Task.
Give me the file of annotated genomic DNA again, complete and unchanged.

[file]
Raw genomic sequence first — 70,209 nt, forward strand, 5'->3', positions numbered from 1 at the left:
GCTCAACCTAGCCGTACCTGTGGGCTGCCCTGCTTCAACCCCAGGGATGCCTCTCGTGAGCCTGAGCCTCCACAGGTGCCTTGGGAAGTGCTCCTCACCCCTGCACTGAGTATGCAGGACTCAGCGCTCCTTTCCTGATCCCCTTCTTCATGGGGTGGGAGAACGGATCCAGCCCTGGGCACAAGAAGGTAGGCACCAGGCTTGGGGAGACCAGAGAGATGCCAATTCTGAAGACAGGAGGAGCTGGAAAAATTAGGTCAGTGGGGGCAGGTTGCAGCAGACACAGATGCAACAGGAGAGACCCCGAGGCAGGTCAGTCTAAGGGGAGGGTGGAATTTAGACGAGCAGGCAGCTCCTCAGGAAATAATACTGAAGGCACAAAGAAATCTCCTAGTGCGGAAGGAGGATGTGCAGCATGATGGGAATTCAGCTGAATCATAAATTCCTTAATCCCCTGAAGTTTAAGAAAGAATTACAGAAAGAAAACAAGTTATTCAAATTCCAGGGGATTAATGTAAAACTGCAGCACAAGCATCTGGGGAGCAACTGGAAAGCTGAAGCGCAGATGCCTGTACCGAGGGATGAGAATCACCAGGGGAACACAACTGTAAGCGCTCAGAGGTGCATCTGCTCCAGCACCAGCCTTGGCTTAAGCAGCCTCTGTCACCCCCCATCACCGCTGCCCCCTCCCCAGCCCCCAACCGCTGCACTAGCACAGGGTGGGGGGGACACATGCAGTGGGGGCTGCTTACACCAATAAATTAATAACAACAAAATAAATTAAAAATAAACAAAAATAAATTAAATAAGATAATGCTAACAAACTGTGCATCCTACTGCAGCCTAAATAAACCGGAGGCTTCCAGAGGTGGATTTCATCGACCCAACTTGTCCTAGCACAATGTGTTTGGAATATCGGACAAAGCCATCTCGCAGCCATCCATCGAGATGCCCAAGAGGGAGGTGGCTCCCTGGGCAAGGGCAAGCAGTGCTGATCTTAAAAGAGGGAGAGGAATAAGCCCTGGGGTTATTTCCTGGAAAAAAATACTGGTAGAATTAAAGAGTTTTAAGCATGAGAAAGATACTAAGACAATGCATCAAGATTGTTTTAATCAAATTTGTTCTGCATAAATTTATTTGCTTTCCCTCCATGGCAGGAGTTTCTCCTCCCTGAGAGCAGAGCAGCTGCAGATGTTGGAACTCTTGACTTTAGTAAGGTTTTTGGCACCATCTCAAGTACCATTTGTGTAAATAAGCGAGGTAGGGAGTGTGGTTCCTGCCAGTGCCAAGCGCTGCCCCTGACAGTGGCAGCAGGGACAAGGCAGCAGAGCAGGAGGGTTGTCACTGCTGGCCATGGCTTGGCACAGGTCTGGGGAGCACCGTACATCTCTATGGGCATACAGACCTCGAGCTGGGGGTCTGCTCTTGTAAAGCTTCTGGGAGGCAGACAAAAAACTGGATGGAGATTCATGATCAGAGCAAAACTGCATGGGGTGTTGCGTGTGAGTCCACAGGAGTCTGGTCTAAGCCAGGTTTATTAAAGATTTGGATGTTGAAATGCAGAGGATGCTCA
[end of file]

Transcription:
Raw genomic sequence first — 70,209 nt, forward strand, 5'->3', positions numbered from 1 at the left:
GCTCAACCTAGCCGTACCTGTGGGCTGCCCTGCTTCAACCCCAGGGATGCCTCTCGTGAGCCTGAGCCTCCACAGGTGCCTTGGGAAGTGCTCCTCACCCCTGCACTGAGTATGCAGGACTCAGCGCTCCTTTCCTGATCCCCTTCTTCATGGGGTGGGAGAACGGATCCAGCCCTGGGCACAAGAAGGTAGGCACCAGGCTTGGGGAGACCAGAGAGATGCCAATTCTGAAGACAGGAGGAGCTGGAAAAATTAGGTCAGTGGGGGCAGGTTGCAGCAGACACAGATGCAACAGGAGAGACCCCGAGGCAGGTCAGTCTAAGGGGAGGGTGGAATTTAGACGAGCAGGCAGCTCCTCAGGAAATAATACTGAAGGCACAAAGAAATCTCCTAGTGCGGAAGGAGGATGTGCAGCATGATGGGAATTCAGCTGAATCATAAATTCCTTAATCCCCTGAAGTTTAAGAAAGAATTACAGAAAGAAAACAAGTTATTCAAATTCCAGGGGATTAATGTAAAACTGCAGCACAAGCATCTGGGGAGCAACTGGAAAGCTGAAGCGCAGATGCCTGTACCGAGGGATGAGAATCACCAGGGGAACACAACTGTAAGCGCTCAGAGGTGCATCTGCTCCAGCACCAGCCTTGGCTTAAGCAGCCTCTGTCACCCCCCATCACCGCTGCCCCCTCCCCAGCCCCCAACCGCTGCACTAGCACAGGGTGGGGGGGACACATGCAGTGGGGGCTGCTTACACCAATAAATTAATAACAACAAAATAAATTAAAAATAAACAAAAATAAATTAAATAAGATAATGCTAACAAACTGTGCATCCTACTGCAGCCTAAATAAACCGGAGGCTTCCAGAGGTGGATTTCATCGACCCAACTTGTCCTAGCACAATGTGTTTGGAATATCGGACAAAGCCATCTCGCAGCCATCCATCGAGATGCCCAAGAGGGAGGTGGCTCCCTGGGCAAGGGCAAGCAGTGCTGATCTTAAAAGAGGGAGAGGAATAAGCCCTGGGGTTATTTCCTGGAAAAAAATACTGGTAGAATTAAAGAGTTTTAAGCATGAGAAAGATACTAAGACAATGCATCAAGATTGTTTTAATCAAATTTGTTCTGCATAAATTTATTTGCTTTCCCTCCATGGCAGGAGTTTCTCCTCCCTGAGAGCAGAGCAGCTGCAGATGTTGGAACTCTTGACTTTAGTAAGGTTTTTGGCACCATCTCAAGTACCATTTGTGTAAATAAGCGAGGTAGGGAGTGTGGTTCCTGCCAGTGCCAAGCGCTGCCCCTGACAGTGGCAGCAGGGACAAGGCAGCAGAGCAGGAGGGTTGTCACTGCTGGCCATGGCTTGGCACAGGTCTGGGGAGCACCGTACATCTCTATGGGCATACAGACCTCGAGCTGGGGGTCTGCTCTTGTAAAGCTTCTGGGAGGCAGACAAAAAACTGGATGGAGATTCATGATCAGAGCAAAACTGCATGGGGTGTTGCGTGTGAGTCCACAGGAGTCTGGTCTAAGCCAGGTTTATTAAAGATTTGGATGTTGAAATGCAGAGGATGCTCA